Journal of Chemical Engineering of Japan
Society of Chemical Engineers, Japan
About: Journal of Chemical Engineering of Japan is an academic journal published by Society of Chemical Engineers, Japan. The journal publishes majorly in the area(s): Adsorption & Mass transfer. It has an ISSN identifier of 0021-9592. Over the lifetime, 6761 publications have been published receiving 78916 citations. The journal is also known as: JCEJ.
Papers published on a yearly basis
TL;DR: In this paper, a method for the calculation of effective pore size distribution from adsorption isotherms in molecular-sieve carbon is described, which is more exact theoretically as well as practically than previously described methods.
Abstract: A method for the calculation of effective pore size distribution from adsorption isotherms in molecular-sieve carbon is described. This method is more exact theoretically as well as practically than previously described methods. An average potential function has been determined inside the slit-like pores. With the help of this function the doubtful use of the Kelvin equation can be avoided at the scale of molecular dimensions. The method gives poor values for the larger pores but can be combined with the well-known Dollimore-Heal method at a pore size of 1.34 nm. Calculation is possible over a wide range of pore sizes. The calculation is shown through two examples from N2 isotherms at 77.4K. The model can be extended to other pore shapes as well as to other adsorbent-adsorbate pairs.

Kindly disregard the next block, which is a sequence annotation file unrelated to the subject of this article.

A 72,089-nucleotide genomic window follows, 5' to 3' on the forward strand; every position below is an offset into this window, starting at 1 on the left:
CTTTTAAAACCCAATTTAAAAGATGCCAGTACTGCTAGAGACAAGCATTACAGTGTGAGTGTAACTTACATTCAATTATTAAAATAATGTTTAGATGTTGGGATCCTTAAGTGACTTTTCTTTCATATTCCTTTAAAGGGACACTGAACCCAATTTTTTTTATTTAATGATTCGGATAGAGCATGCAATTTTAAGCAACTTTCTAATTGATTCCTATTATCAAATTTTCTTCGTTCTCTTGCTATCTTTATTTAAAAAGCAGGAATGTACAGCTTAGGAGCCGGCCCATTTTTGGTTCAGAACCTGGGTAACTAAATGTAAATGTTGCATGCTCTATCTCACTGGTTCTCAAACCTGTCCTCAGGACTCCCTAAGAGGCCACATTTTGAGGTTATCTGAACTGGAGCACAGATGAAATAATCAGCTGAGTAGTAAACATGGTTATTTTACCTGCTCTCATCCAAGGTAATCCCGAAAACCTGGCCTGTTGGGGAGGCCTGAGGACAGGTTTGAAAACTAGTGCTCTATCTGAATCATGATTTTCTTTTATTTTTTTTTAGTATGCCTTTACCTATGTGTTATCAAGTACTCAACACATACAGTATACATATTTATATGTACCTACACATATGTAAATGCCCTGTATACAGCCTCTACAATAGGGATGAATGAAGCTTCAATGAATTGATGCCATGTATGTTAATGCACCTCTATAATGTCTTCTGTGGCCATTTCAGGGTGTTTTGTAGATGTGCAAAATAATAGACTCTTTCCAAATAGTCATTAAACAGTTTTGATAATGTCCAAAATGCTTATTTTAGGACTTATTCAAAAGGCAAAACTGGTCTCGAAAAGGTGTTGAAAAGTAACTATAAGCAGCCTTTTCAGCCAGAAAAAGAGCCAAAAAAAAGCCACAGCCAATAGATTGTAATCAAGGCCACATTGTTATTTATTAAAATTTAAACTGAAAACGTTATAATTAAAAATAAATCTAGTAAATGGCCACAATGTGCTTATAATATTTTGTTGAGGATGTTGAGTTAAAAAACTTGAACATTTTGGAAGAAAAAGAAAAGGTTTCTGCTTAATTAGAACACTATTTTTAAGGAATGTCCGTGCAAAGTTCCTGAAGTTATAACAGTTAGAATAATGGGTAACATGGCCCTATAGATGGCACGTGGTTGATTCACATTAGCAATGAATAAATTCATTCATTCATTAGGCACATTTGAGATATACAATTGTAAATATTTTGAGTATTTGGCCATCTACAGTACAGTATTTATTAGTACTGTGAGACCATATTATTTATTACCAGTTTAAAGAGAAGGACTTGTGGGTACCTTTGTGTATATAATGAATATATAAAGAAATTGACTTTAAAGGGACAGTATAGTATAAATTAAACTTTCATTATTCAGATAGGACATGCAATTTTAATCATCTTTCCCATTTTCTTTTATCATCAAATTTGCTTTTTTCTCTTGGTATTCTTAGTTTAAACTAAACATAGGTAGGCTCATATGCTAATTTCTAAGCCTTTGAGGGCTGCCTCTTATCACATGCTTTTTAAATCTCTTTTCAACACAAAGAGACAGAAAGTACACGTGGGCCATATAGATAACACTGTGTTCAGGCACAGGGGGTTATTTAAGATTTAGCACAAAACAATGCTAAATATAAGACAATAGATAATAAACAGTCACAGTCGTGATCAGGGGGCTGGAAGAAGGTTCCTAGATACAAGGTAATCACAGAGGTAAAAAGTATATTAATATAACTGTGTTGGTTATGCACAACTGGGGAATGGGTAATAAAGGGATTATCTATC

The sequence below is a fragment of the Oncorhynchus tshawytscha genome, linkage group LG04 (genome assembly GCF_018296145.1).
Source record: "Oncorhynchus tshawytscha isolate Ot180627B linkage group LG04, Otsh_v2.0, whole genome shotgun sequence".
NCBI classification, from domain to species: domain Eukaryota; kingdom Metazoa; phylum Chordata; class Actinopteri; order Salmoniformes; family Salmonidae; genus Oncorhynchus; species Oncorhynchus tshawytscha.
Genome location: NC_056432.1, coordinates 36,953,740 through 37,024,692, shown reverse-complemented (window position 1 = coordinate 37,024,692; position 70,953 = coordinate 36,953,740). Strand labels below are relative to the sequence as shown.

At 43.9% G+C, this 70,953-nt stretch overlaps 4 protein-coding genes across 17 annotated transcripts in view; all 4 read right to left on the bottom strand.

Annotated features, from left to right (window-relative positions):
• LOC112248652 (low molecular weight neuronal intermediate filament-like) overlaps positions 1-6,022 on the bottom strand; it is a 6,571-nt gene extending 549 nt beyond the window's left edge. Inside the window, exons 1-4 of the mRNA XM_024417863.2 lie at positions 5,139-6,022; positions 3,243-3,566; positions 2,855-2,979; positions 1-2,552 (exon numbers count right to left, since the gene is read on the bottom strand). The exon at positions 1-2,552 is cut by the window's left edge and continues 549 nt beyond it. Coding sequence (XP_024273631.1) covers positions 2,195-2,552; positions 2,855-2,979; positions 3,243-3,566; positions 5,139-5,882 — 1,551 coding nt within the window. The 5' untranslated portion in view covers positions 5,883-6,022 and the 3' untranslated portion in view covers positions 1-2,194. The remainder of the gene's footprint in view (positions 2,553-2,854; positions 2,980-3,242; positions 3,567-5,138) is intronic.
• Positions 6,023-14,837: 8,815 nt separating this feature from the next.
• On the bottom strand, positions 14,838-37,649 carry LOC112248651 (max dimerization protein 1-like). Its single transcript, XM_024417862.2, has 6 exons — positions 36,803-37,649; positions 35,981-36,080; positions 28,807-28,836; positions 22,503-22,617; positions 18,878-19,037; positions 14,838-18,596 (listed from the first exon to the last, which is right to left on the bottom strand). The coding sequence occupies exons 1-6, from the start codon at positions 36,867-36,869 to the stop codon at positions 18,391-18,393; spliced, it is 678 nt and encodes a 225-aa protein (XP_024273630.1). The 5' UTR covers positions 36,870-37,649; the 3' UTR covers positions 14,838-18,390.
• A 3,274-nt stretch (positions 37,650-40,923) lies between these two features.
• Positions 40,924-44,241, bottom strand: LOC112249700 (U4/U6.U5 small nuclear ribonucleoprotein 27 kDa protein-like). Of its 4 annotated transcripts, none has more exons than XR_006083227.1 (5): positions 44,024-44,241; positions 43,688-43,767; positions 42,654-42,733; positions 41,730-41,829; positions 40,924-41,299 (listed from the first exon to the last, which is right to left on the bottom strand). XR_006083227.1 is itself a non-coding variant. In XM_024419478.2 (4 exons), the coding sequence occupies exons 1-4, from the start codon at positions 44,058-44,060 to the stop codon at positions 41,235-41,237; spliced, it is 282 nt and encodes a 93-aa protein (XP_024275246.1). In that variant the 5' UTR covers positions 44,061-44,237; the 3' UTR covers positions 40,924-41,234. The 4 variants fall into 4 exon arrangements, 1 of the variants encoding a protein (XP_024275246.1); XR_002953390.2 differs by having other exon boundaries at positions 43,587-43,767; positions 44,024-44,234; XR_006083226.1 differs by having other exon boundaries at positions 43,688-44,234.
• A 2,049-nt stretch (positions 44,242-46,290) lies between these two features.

TL;DR: In this article, the average bubble diameter and conditions of bubble generation are obtained for the extreme cases when no coalescence is observed and the coalescence occurs at the maximum-rate.
Abstract: Bubbles which have been just generated from the porous plate are small and have an equal size, but sometime coalescence of these small bubbles occurs at a location slightly removed from the distributor, where the gas holdup is very large. Therefore, large and wide size distribution of bubbles are observed. This occurs easily in pure water and pure solvents. The surface active substances in water and solvents obstruct this coalescence of bubbles. In concentrated inorganic salt solutions, this obstruction is also recognized. For the extreme cases when no coalescence is observed and the coalescence occurs at the maximumrate, the correlations of the average bubble diameter and the conditions of bubble generation are obtained.